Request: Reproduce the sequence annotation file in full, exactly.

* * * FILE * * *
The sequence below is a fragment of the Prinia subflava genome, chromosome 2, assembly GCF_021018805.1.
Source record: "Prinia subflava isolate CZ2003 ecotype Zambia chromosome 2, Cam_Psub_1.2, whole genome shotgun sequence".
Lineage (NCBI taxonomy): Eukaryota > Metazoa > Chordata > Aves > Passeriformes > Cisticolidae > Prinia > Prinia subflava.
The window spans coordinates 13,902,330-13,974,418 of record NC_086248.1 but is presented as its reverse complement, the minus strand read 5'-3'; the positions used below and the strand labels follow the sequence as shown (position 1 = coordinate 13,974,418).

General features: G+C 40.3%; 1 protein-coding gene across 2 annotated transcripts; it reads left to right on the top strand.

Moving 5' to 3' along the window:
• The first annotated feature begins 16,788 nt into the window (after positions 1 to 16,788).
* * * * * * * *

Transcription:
The sequence below is a fragment of the Prinia subflava genome, chromosome 2, assembly GCF_021018805.1.
Source record: "Prinia subflava isolate CZ2003 ecotype Zambia chromosome 2, Cam_Psub_1.2, whole genome shotgun sequence".
Lineage (NCBI taxonomy): Eukaryota > Metazoa > Chordata > Aves > Passeriformes > Cisticolidae > Prinia > Prinia subflava.
The window spans coordinates 13,902,330-13,974,418 of record NC_086248.1 but is presented as its reverse complement, the minus strand read 5'-3'; the positions used below and the strand labels follow the sequence as shown (position 1 = coordinate 13,974,418).

General features: G+C 40.3%; 1 protein-coding gene across 2 annotated transcripts; it reads left to right on the top strand.

Moving 5' to 3' along the window:
• The first annotated feature begins 16,788 nt into the window (after positions 1 to 16,788).